51. Kuiack S & McComas AJ (1992). Transient hyperpolarization of non-contracting muscle fibres in anaesthetized rats. Journal of Physiology (London) 454, 609–618.Google Scholar
  52. Lindinger MI, Heigenhauser GJF, McKelvie RS & Jones NL (1990). Role of nonworking muscle on blood metabolites and ions with intense intermittent exercise. American Journal of Physiology 258, R1486–R1494.PubMedGoogle Scholar
  53. Lipman BS, Dunn M & Massie E (1984). Clinical Electrocardiography, pp. 268–271. Chicago: Year Book Medical Publishers Inc.Google Scholar
  54. Ludin HP (1970). Microelectrode study of dystrophic human skeletal muscle. European Neurology 3, 116–121.PubMedCrossRefGoogle Scholar
  55. McComas AJ, Galea V & Einhorn RW (1994). Pseudofacilitation: a misleading term. Muscle & Nerve 17, 599–607.CrossRefGoogle Scholar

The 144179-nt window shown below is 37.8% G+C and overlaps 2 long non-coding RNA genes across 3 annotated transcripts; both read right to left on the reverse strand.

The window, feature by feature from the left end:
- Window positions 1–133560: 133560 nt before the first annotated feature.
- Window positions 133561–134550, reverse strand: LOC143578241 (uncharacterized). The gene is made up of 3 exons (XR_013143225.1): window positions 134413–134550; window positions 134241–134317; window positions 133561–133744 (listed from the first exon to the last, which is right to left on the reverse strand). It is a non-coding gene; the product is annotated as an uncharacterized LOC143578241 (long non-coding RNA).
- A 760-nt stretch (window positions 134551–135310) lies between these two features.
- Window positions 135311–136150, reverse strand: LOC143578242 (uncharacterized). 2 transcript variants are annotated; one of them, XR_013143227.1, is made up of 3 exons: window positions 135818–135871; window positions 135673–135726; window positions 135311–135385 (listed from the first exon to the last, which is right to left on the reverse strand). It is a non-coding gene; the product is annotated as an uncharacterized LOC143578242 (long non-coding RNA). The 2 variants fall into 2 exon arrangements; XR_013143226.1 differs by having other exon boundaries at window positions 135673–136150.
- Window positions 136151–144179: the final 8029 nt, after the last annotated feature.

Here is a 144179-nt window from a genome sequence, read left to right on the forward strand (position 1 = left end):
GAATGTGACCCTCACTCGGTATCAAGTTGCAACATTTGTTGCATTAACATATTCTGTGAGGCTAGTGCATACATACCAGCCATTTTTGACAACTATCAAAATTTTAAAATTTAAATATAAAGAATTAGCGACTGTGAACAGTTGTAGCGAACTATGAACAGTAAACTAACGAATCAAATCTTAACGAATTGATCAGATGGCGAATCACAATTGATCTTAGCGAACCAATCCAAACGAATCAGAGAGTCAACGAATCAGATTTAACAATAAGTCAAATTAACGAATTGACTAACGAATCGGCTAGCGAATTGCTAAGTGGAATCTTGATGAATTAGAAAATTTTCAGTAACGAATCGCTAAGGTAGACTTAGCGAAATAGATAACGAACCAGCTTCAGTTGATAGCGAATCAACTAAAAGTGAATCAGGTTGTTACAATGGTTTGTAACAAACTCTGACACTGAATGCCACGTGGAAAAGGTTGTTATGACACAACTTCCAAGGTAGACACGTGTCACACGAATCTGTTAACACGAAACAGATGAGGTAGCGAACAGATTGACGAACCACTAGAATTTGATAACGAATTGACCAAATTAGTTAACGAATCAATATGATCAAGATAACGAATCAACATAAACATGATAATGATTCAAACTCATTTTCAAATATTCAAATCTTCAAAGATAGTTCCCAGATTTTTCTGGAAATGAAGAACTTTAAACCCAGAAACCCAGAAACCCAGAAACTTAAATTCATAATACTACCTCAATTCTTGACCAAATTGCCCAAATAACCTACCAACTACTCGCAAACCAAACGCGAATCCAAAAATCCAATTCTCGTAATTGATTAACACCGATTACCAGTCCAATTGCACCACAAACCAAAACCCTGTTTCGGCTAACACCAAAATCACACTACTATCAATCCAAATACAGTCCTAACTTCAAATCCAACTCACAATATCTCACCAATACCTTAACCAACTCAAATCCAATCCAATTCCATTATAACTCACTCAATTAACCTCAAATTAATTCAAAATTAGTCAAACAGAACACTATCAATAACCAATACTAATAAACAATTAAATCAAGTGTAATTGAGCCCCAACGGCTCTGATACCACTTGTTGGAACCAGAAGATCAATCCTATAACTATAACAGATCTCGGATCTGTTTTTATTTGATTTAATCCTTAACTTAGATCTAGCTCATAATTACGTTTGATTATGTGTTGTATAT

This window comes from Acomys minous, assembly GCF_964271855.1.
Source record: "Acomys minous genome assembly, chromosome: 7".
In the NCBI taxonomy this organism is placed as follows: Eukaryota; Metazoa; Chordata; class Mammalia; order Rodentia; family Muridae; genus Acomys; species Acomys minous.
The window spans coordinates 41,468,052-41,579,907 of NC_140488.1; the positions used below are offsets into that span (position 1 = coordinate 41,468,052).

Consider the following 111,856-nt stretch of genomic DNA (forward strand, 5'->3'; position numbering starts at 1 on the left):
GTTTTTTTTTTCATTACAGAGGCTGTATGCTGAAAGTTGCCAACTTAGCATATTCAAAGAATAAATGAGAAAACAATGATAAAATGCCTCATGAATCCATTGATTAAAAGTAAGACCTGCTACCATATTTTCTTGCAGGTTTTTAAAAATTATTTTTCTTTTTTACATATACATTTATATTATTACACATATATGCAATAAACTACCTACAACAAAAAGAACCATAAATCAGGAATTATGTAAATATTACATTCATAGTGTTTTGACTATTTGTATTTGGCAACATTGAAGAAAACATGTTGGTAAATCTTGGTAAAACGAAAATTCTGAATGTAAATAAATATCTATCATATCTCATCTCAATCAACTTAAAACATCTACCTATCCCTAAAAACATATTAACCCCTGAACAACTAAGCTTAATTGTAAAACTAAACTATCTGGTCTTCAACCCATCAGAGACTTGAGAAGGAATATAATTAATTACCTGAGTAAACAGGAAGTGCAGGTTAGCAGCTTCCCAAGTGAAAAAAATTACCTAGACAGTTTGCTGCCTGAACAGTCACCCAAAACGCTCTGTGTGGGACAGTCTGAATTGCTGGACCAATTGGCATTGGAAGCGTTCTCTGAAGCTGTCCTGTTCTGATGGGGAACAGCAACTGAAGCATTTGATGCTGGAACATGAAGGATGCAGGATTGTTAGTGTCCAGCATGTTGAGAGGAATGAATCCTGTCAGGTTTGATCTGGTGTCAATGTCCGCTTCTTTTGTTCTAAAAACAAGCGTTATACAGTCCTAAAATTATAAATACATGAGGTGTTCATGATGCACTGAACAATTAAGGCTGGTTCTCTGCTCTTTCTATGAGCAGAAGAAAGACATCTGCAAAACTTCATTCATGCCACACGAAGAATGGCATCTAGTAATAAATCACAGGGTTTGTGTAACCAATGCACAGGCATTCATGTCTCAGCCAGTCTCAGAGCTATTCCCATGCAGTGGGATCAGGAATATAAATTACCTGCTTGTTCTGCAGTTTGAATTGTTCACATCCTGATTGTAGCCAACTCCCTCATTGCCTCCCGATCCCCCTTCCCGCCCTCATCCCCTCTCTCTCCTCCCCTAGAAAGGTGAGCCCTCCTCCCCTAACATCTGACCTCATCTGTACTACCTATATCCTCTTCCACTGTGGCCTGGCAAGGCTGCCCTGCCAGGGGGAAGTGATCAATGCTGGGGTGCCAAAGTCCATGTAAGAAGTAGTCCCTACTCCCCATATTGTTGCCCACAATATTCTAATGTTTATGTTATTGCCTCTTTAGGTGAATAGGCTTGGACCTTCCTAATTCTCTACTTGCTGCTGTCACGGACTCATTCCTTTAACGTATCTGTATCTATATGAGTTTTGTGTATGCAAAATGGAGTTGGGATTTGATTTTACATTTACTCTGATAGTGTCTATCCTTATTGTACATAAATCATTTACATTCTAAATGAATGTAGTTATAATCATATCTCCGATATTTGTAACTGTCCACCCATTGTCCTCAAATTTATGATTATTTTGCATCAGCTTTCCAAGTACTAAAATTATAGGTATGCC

56. McComas AJ, Galea V, Einhorn RW, Hicks AL & Kuiack S (1993). The role of the Na+, K+-pump in delaying muscle fatigue. In: Sargeant AJ, Kerneil D (eds.), Neuromuscular Fatigue, pp. 35-43. Amsterdam: Royal Netherlands Academy of Arts and Sciences.Google Scholar
  57. Medbø JI & Sejersted OM (1985). Acid-base and electrolyte balance after exhausting exercise in endurancetrained and sprint-trained subjects. Acta Physiologica Scandinavica 125, 97–109.PubMedCrossRefGoogle Scholar
  58. Medbø JI & Sejersted OM (1990). Plasma potassium changes with high intensity exercise. Journal of Physiology (London) 421, 105–122.Google Scholar
  59. Paterson DJ, Friedland JS, Bascom DA, Clement ID, Cunningham DA, Painter R & Robbins PA (1990). Changes in arterial K+ and ventilation during exercise in normal subjects and subjects with McArdle’s syndrome. Journal of Physiology (London) 429, 339–348.Google Scholar
  60. Renaud JM, Light PE & Comtois AS (1994). The effect of glibenclamide on frog skeletal muscle: evidence for K(ATP) + channel activation during fatigue. Abstracts, Ontario Exercise Physiology Meeting, (Toronto, Canada, February 1994).Google Scholar
  61. Rybicki KJ, Waldrop TG & Kaufman MP (1985). Increasing gracilis muscle interstitial potassium concentrations stimulate group III and IV afferents. Journal of Applied Physiology 58, 936–941.PubMedCrossRefGoogle Scholar